Burgess Meredith and Don Rickles. Need I say more?
The episode opens up in a bar where two of the patrons, an unnamed bettor played by Don Rickles and his bookie are arguing over whether a bad call in a baseball game means Rickles doesn’t have to pay up on a bet. Rickles asks the opinion of Luther Dingle (played by Meredith), a stuttering vacuum cleaner salesman who has more honesty than sense of self-preservation and for his opinion gets knocked over the bar by Rickles.
As the bartender breaks up the fight and gives Dingle advice on staying out of trouble a two headed Martian enters the bar (invisibly) and discussing what they just observed decide to give Dingle the strength of three hundred men. Dingle notices something is wrong when he can lift one of his vacuum cleaners with his pinky. But the first indication that something had really changed for Dingle was when he accidentally pulled the front door to the bar off its hinges while trying to open it.
The next day Luther is in the town park when a young woman with a baby carriage sits down next to him on a bench. Striking up a conversation, he asks her if he appears normal. When she says yes, he asks her to observe something strange. He lifts her and the bench she is sitting on with one hand. He follows this up by taking a round rock about eighteen inches in diameter and pulling it apart with his bare hands. A passing newspaper photographer asks him to do it again but instead Dingle lifts a larger than life size bronze statue of a soldier over his own head with one hand. The photographer snaps the shot and it ends up on the front page of the town gazette.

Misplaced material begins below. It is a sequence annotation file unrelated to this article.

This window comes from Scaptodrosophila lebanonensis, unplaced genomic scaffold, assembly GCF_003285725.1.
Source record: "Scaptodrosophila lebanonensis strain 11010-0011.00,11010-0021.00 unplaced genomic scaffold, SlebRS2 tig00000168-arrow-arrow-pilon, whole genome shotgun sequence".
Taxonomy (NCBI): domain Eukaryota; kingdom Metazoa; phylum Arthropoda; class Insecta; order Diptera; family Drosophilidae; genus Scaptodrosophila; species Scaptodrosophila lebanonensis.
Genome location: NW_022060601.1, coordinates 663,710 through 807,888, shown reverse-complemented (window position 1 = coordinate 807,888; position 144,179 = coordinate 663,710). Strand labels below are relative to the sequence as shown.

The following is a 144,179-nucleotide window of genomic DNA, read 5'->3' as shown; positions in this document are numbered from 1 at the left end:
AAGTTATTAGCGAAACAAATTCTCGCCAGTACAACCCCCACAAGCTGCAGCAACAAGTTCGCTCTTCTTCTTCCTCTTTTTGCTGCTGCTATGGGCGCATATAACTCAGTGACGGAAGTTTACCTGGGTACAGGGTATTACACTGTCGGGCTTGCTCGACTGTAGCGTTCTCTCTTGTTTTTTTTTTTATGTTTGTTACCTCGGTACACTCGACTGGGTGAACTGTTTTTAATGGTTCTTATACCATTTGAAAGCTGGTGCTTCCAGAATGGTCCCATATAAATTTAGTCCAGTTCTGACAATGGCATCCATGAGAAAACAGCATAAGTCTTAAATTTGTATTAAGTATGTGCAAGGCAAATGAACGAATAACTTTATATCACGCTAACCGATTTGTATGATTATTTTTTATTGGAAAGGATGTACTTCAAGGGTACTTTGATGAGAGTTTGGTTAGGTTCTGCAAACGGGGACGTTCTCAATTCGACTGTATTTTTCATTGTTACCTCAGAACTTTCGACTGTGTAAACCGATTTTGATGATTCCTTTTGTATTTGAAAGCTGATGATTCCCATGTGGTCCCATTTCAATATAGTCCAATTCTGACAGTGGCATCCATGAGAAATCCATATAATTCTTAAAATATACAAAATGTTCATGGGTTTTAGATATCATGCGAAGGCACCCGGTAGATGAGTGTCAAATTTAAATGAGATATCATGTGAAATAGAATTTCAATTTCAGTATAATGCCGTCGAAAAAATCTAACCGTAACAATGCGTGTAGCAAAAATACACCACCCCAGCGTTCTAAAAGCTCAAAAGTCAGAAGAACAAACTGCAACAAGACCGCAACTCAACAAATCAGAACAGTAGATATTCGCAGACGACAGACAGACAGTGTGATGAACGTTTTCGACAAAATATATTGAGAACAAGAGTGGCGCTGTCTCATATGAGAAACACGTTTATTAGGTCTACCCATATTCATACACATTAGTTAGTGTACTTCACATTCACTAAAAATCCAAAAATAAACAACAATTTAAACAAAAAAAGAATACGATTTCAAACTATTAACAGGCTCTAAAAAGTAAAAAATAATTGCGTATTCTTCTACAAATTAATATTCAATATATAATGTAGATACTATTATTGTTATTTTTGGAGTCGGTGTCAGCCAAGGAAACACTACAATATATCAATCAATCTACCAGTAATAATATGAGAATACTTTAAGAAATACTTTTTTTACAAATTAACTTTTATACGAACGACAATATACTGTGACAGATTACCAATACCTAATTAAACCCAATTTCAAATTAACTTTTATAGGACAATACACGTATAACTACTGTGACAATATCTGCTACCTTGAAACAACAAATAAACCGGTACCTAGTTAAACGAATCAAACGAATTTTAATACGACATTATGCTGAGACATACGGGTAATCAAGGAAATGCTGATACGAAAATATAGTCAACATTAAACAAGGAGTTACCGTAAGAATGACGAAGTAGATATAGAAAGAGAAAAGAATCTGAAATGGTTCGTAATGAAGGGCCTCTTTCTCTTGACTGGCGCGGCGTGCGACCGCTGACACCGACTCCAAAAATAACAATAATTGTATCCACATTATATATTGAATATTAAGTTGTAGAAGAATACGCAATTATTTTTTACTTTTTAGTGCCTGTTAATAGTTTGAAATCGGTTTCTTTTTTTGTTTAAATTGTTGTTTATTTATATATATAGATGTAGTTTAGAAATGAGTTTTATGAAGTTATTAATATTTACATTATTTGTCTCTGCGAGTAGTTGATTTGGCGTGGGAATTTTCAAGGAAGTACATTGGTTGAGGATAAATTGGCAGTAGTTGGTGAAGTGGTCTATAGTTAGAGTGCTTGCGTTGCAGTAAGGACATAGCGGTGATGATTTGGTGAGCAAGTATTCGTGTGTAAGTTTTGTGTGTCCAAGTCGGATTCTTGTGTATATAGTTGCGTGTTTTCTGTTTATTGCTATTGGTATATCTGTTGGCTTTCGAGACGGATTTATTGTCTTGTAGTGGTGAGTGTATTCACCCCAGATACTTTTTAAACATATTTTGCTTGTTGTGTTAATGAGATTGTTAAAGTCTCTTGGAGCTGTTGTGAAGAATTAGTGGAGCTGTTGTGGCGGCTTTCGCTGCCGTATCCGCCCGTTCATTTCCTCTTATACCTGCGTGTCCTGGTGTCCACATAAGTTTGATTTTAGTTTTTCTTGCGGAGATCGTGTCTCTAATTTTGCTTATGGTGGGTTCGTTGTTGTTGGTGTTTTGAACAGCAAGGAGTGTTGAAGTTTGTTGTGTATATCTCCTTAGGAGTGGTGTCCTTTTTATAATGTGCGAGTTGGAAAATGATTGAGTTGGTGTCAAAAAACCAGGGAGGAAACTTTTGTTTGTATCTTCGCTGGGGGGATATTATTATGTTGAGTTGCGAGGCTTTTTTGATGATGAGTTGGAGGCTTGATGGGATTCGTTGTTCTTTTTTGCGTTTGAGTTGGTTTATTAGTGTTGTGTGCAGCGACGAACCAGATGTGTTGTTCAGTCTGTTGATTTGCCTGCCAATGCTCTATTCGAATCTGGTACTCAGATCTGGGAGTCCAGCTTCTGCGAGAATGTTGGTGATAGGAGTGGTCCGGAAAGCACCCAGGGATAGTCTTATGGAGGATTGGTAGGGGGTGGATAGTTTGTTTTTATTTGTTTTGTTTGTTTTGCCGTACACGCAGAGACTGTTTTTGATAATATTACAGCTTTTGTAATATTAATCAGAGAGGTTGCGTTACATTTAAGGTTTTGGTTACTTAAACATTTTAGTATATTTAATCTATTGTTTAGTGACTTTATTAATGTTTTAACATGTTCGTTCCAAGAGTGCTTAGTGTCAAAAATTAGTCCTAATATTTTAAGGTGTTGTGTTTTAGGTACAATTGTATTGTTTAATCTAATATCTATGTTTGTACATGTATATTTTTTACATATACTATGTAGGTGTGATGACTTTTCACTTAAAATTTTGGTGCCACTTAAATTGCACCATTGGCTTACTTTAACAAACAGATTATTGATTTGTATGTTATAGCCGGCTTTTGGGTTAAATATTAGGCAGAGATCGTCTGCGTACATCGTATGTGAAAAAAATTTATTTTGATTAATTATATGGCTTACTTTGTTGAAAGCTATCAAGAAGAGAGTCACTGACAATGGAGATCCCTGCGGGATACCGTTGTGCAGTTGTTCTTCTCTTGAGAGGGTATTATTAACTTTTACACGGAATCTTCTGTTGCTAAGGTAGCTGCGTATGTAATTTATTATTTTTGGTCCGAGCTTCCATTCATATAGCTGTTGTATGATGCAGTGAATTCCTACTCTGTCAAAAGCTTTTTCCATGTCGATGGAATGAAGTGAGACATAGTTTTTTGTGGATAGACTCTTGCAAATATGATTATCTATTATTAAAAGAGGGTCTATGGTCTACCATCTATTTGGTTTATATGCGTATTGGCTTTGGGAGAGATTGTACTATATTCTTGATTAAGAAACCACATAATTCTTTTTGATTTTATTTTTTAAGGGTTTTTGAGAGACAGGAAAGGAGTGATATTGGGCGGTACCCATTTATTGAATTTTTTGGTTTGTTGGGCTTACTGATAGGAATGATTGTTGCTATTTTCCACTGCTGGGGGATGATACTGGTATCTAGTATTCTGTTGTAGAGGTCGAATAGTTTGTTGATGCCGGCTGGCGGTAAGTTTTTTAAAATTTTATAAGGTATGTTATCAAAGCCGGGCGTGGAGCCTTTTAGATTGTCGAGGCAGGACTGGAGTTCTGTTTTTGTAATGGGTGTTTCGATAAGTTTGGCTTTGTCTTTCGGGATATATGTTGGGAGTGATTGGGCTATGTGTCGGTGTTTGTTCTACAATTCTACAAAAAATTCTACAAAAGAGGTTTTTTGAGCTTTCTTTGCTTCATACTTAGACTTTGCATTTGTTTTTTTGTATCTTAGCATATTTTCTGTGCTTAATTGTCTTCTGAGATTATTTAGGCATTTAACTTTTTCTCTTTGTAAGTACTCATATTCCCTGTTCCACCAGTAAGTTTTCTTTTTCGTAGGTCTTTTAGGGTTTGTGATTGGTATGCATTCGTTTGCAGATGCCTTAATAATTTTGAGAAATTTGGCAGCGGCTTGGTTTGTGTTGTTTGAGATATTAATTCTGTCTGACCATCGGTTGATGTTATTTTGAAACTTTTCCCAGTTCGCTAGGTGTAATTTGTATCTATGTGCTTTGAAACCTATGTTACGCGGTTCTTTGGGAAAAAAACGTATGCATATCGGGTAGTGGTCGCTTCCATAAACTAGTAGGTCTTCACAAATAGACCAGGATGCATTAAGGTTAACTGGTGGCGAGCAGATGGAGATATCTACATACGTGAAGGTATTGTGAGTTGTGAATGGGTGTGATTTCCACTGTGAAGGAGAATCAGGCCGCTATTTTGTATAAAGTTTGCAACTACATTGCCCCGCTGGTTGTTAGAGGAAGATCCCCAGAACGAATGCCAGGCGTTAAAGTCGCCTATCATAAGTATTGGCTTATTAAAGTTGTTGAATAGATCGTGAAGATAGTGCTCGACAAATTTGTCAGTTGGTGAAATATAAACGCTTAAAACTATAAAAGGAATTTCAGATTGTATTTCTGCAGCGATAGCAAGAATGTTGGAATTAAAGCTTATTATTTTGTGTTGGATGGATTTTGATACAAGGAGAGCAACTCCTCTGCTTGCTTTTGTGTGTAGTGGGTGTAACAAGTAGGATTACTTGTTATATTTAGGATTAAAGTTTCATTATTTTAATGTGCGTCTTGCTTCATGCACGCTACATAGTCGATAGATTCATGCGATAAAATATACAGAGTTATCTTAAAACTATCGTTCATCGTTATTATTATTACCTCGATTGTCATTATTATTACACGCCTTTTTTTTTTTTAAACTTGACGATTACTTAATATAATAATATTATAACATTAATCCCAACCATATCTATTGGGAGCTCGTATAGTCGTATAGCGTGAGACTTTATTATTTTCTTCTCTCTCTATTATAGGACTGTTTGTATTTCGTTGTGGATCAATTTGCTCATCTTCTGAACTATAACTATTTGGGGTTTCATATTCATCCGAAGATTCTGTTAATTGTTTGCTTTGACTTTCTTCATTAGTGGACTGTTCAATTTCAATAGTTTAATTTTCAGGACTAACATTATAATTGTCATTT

Now Dingle is a celebrity and he is receiving job offers for everything from television shows to boxing careers. A tv crew arrives to televise his story and Dingle provides examples of his strength. He punches holes in the walls, smashes a table in two and even cracks one of the supporting beams of the bar while showing how he can lift the building. And he picks up Don Rickles and spins him around and tosses him away.
But the Martians are not impressed with what Dingle has done with the power they have given him so they reverse the treatment and while attempting to continue in his exhibition of strength he becomes a laughing stock. As the crowd disperses the Martians meet a pair of Venusian experimenters who are looking for Earth subjects to test their high intelligence ray. On the Martians’ suggestion they pick Dingle and give him five hundred times the intelligence of a normal man.
While Rickles and his bookie are arguing about what a batter is going to do in a televised baseball game Dingle opines that based on his understanding of probability and quantum mechanics the batter would hit a home run, which he immediately does. While Dingle lectures the barroom denizens on advanced physics Serling tells us that Dingle will continue to draw the attention of interplanetary behavioral scientists in this corner of the Twilight Zone.
Dopey? Of course. Cheesy? Indubitably. Good or bad? Good. B+